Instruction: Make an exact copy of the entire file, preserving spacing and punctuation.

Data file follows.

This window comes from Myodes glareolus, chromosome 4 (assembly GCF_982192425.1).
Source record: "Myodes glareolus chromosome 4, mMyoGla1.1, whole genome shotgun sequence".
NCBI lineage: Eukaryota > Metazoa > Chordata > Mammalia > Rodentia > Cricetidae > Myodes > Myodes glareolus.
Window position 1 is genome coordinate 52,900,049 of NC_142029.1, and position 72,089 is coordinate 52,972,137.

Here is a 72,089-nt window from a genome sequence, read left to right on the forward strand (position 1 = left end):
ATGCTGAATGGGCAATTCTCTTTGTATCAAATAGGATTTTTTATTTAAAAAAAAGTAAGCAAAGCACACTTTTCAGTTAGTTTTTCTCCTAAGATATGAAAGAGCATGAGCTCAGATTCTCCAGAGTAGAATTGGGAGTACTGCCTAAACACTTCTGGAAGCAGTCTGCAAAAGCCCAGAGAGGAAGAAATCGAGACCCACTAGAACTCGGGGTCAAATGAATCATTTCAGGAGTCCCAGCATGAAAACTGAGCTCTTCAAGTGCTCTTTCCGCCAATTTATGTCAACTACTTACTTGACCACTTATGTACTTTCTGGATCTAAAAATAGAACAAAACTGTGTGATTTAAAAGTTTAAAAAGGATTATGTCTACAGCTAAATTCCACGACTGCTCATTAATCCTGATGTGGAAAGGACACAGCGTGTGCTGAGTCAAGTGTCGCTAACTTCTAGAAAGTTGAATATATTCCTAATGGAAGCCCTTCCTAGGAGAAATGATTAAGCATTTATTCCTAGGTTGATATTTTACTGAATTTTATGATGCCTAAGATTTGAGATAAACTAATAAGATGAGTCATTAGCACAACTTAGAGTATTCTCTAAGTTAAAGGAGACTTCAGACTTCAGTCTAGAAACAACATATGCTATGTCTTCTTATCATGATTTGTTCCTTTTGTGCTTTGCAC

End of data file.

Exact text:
This window comes from Myodes glareolus, chromosome 4 (assembly GCF_982192425.1).
Source record: "Myodes glareolus chromosome 4, mMyoGla1.1, whole genome shotgun sequence".
NCBI lineage: Eukaryota > Metazoa > Chordata > Mammalia > Rodentia > Cricetidae > Myodes > Myodes glareolus.
Window position 1 is genome coordinate 52,900,049 of NC_142029.1, and position 72,089 is coordinate 52,972,137.

Here is a 72,089-nt window from a genome sequence, read left to right on the forward strand (position 1 = left end):
ATGCTGAATGGGCAATTCTCTTTGTATCAAATAGGATTTTTTATTTAAAAAAAAGTAAGCAAAGCACACTTTTCAGTTAGTTTTTCTCCTAAGATATGAAAGAGCATGAGCTCAGATTCTCCAGAGTAGAATTGGGAGTACTGCCTAAACACTTCTGGAAGCAGTCTGCAAAAGCCCAGAGAGGAAGAAATCGAGACCCACTAGAACTCGGGGTCAAATGAATCATTTCAGGAGTCCCAGCATGAAAACTGAGCTCTTCAAGTGCTCTTTCCGCCAATTTATGTCAACTACTTACTTGACCACTTATGTACTTTCTGGATCTAAAAATAGAACAAAACTGTGTGATTTAAAAGTTTAAAAAGGATTATGTCTACAGCTAAATTCCACGACTGCTCATTAATCCTGATGTGGAAAGGACACAGCGTGTGCTGAGTCAAGTGTCGCTAACTTCTAGAAAGTTGAATATATTCCTAATGGAAGCCCTTCCTAGGAGAAATGATTAAGCATTTATTCCTAGGTTGATATTTTACTGAATTTTATGATGCCTAAGATTTGAGATAAACTAATAAGATGAGTCATTAGCACAACTTAGAGTATTCTCTAAGTTAAAGGAGACTTCAGACTTCAGTCTAGAAACAACATATGCTATGTCTTCTTATCATGATTTGTTCCTTTTGTGCTTTGCAC